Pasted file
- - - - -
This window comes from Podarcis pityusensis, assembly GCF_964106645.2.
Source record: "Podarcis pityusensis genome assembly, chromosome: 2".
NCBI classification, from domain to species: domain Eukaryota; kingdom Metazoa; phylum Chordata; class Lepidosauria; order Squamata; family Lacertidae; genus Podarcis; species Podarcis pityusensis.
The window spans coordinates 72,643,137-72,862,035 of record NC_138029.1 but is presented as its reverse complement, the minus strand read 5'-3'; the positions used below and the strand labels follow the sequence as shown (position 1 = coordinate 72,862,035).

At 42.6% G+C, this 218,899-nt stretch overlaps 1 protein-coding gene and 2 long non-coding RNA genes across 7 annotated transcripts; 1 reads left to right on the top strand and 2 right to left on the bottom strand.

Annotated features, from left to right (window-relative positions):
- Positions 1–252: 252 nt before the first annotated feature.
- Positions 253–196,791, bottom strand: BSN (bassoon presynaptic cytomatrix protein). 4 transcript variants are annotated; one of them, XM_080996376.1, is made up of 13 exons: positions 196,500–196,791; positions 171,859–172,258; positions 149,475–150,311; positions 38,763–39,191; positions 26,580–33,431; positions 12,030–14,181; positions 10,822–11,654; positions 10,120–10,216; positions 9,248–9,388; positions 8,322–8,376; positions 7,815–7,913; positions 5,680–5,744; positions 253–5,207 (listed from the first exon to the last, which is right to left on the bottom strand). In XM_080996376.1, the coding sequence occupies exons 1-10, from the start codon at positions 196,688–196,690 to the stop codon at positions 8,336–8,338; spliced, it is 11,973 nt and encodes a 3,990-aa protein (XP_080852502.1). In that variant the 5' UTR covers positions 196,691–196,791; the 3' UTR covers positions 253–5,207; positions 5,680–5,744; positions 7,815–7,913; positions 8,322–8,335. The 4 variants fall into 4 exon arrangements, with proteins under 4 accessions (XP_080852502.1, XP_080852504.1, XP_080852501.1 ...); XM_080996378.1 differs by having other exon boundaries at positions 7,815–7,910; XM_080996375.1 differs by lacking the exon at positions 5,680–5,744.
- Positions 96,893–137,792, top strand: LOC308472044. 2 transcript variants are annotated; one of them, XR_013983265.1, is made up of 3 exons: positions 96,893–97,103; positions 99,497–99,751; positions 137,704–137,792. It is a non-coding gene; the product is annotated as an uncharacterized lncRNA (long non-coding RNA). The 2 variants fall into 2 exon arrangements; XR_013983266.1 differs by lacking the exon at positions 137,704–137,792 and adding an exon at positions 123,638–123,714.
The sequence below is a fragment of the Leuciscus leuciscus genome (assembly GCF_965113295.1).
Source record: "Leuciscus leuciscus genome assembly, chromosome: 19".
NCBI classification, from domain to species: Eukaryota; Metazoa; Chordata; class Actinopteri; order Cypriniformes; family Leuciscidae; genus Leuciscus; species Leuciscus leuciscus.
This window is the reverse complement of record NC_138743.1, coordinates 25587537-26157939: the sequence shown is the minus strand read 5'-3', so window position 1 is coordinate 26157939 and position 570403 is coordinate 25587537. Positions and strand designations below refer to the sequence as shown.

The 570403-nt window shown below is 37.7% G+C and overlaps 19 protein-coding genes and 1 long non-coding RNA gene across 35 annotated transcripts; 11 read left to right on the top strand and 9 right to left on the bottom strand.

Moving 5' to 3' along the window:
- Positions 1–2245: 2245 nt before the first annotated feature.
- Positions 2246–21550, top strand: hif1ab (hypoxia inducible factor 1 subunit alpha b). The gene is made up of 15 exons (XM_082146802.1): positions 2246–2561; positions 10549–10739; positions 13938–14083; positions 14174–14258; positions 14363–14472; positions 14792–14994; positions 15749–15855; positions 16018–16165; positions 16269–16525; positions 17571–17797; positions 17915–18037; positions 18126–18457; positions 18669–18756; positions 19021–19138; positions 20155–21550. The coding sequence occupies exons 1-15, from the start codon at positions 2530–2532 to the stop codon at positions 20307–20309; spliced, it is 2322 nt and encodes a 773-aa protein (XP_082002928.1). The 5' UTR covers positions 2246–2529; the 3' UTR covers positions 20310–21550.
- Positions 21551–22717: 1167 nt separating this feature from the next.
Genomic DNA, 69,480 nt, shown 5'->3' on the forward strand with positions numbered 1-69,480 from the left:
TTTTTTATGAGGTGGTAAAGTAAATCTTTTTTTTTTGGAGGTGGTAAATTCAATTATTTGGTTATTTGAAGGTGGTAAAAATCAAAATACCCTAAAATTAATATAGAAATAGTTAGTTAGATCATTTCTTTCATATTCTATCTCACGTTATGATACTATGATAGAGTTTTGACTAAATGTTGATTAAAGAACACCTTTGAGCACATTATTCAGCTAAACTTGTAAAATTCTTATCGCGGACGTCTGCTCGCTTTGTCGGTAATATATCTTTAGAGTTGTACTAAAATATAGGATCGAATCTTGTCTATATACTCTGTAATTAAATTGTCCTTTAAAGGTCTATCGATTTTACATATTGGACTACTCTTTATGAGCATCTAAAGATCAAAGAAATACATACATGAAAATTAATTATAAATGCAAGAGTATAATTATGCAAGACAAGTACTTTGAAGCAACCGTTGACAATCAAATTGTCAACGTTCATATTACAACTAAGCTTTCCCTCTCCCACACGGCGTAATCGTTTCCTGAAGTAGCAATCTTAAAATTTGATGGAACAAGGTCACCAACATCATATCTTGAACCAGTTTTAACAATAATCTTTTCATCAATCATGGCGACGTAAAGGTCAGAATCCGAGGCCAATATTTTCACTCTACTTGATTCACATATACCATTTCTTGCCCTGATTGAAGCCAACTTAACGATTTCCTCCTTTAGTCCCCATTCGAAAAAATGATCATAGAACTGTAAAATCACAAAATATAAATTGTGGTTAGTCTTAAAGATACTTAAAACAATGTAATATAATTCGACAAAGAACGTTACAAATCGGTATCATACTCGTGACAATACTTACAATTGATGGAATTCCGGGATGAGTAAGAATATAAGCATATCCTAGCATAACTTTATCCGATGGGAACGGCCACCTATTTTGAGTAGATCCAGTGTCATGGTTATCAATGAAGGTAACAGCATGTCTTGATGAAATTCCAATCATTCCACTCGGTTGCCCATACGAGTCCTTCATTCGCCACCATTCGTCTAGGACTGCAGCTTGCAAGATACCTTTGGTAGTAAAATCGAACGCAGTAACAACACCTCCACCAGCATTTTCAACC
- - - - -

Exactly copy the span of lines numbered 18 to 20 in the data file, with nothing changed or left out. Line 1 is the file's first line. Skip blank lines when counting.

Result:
- Positions 21551–22717: 1167 nt separating this feature from the next.
Genomic DNA, 69,480 nt, shown 5'->3' on the forward strand with positions numbered 1-69,480 from the left:
TTTTTTATGAGGTGGTAAAGTAAATCTTTTTTTTTTGGAGGTGGTAAATTCAATTATTTGGTTATTTGAAGGTGGTAAAAATCAAAATACCCTAAAATTAATATAGAAATAGTTAGTTAGATCATTTCTTTCATATTCTATCTCACGTTATGATACTATGATAGAGTTTTGACTAAATGTTGATTAAAGAACACCTTTGAGCACATTATTCAGCTAAACTTGTAAAATTCTTATCGCGGACGTCTGCTCGCTTTGTCGGTAATATATCTTTAGAGTTGTACTAAAATATAGGATCGAATCTTGTCTATATACTCTGTAATTAAATTGTCCTTTAAAGGTCTATCGATTTTACATATTGGACTACTCTTTATGAGCATCTAAAGATCAAAGAAATACATACATGAAAATTAATTATAAATGCAAGAGTATAATTATGCAAGACAAGTACTTTGAAGCAACCGTTGACAATCAAATTGTCAACGTTCATATTACAACTAAGCTTTCCCTCTCCCACACGGCGTAATCGTTTCCTGAAGTAGCAATCTTAAAATTTGATGGAACAAGGTCACCAACATCATATCTTGAACCAGTTTTAACAATAATCTTTTCATCAATCATGGCGACGTAAAGGTCAGAATCCGAGGCCAATATTTTCACTCTACTTGATTCACATATACCATTTCTTGCCCTGATTGAAGCCAACTTAACGATTTCCTCCTTTAGTCCCCATTCGAAAAAATGATCATAGAACTGTAAAATCACAAAATATAAATTGTGGTTAGTCTTAAAGATACTTAAAACAATGTAATATAATTCGACAAAGAACGTTACAAATCGGTATCATACTCGTGACAATACTTACAATTGATGGAATTCCGGGATGAGTAAGAATATAAGCATATCCTAGCATAACTTTATCCGATGGGAACGGCCACCTATTTTGAGTAGATCCAGTGTCATGGTTATCAATGAAGGTAACAGCATGTCTTGATGAAATTCCAATCATTCCACTCGGTTGCCCATACGAGTCCTTCATTCGCCACCATTCGTCTAGGACTGCAGCTTGCAAGATACCTTTGGTAGTAAAATCGAACGCAGTAACAACACCTCCACCAGCATTTTCAACC